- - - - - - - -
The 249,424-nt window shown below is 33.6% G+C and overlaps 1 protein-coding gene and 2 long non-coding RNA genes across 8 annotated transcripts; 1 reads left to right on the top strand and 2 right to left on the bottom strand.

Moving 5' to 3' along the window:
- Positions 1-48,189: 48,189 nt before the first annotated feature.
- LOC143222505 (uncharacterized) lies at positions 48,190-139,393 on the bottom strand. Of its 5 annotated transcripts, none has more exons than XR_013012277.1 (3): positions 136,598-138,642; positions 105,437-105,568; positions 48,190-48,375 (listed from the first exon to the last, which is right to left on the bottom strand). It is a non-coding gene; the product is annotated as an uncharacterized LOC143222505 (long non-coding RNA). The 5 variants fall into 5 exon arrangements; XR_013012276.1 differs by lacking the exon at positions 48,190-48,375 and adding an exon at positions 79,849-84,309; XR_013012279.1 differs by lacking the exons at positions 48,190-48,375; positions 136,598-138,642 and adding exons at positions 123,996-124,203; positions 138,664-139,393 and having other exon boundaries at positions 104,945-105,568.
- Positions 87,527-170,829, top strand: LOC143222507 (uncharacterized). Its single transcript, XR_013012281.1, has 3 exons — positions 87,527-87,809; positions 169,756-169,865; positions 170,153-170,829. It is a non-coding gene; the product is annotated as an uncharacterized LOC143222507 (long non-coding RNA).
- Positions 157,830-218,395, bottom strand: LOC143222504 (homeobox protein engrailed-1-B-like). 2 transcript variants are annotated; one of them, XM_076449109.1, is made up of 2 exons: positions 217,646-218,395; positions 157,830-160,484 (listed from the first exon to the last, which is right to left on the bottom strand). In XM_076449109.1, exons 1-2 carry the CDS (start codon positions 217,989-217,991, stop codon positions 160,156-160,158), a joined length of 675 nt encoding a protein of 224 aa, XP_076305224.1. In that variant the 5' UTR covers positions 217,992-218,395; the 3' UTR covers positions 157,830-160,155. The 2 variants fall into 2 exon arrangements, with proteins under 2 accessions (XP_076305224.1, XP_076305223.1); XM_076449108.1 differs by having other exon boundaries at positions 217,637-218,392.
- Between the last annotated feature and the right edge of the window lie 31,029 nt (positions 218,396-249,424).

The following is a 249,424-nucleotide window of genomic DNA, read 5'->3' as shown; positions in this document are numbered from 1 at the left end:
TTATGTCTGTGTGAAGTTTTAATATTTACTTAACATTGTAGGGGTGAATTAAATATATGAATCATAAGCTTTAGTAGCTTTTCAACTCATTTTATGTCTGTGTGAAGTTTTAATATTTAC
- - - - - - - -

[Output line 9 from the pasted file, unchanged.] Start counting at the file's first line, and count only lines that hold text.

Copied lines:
TTATGTCTGTGTGAAGTTTTAATATTTACTTAACATTGTAGGGGTGAATTAAATATATGAATCATAAGCTTTAGTAGCTTTTCAACTCATTTTATGTCTGTGTGAAGTTTTAATATTTAC